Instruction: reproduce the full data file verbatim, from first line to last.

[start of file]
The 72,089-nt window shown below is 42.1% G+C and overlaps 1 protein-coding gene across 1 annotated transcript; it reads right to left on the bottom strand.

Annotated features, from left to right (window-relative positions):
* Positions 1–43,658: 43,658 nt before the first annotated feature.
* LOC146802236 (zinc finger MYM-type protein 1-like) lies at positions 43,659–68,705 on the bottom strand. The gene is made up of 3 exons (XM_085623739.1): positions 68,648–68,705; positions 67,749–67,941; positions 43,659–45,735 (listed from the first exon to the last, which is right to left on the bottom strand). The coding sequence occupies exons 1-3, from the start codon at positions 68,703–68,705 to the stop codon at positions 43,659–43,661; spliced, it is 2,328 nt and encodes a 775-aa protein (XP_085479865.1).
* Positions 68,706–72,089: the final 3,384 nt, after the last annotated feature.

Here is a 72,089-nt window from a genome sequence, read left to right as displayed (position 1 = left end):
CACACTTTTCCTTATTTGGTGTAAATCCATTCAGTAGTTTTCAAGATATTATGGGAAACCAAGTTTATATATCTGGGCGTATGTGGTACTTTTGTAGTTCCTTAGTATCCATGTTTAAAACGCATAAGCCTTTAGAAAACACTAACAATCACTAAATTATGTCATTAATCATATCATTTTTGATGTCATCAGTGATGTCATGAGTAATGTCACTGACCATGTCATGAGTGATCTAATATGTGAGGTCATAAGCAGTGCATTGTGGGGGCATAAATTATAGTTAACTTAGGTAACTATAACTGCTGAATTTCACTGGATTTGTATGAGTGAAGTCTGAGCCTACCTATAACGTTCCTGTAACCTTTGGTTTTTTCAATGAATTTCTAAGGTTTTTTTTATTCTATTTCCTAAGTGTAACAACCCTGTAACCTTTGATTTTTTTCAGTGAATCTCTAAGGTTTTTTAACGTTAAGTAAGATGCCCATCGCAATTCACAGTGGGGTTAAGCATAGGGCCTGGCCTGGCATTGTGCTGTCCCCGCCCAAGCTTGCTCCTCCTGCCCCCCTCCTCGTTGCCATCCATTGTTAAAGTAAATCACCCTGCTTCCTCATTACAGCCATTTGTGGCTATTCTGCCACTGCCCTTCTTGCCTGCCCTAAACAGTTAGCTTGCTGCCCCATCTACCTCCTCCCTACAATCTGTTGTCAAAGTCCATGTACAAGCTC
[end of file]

The 72,089-nt window shown below is 42.1% G+C and overlaps 1 protein-coding gene across 1 annotated transcript; it reads right to left on the bottom strand.

Annotated features, from left to right (window-relative positions):
* Positions 1–43,658: 43,658 nt before the first annotated feature.
* LOC146802236 (zinc finger MYM-type protein 1-like) lies at positions 43,659–68,705 on the bottom strand. The gene is made up of 3 exons (XM_085623739.1): positions 68,648–68,705; positions 67,749–67,941; positions 43,659–45,735 (listed from the first exon to the last, which is right to left on the bottom strand). The coding sequence occupies exons 1-3, from the start codon at positions 68,703–68,705 to the stop codon at positions 43,659–43,661; spliced, it is 2,328 nt and encodes a 775-aa protein (XP_085479865.1).
* Positions 68,706–72,089: the final 3,384 nt, after the last annotated feature.

Here is a 72,089-nt window from a genome sequence, read left to right as displayed (position 1 = left end):
CACACTTTTCCTTATTTGGTGTAAATCCATTCAGTAGTTTTCAAGATATTATGGGAAACCAAGTTTATATATCTGGGCGTATGTGGTACTTTTGTAGTTCCTTAGTATCCATGTTTAAAACGCATAAGCCTTTAGAAAACACTAACAATCACTAAATTATGTCATTAATCATATCATTTTTGATGTCATCAGTGATGTCATGAGTAATGTCACTGACCATGTCATGAGTGATCTAATATGTGAGGTCATAAGCAGTGCATTGTGGGGGCATAAATTATAGTTAACTTAGGTAACTATAACTGCTGAATTTCACTGGATTTGTATGAGTGAAGTCTGAGCCTACCTATAACGTTCCTGTAACCTTTGGTTTTTTCAATGAATTTCTAAGGTTTTTTTTATTCTATTTCCTAAGTGTAACAACCCTGTAACCTTTGATTTTTTTCAGTGAATCTCTAAGGTTTTTTAACGTTAAGTAAGATGCCCATCGCAATTCACAGTGGGGTTAAGCATAGGGCCTGGCCTGGCATTGTGCTGTCCCCGCCCAAGCTTGCTCCTCCTGCCCCCCTCCTCGTTGCCATCCATTGTTAAAGTAAATCACCCTGCTTCCTCATTACAGCCATTTGTGGCTATTCTGCCACTGCCCTTCTTGCCTGCCCTAAACAGTTAGCTTGCTGCCCCATCTACCTCCTCCCTACAATCTGTTGTCAAAGTCCATGTACAAGCTC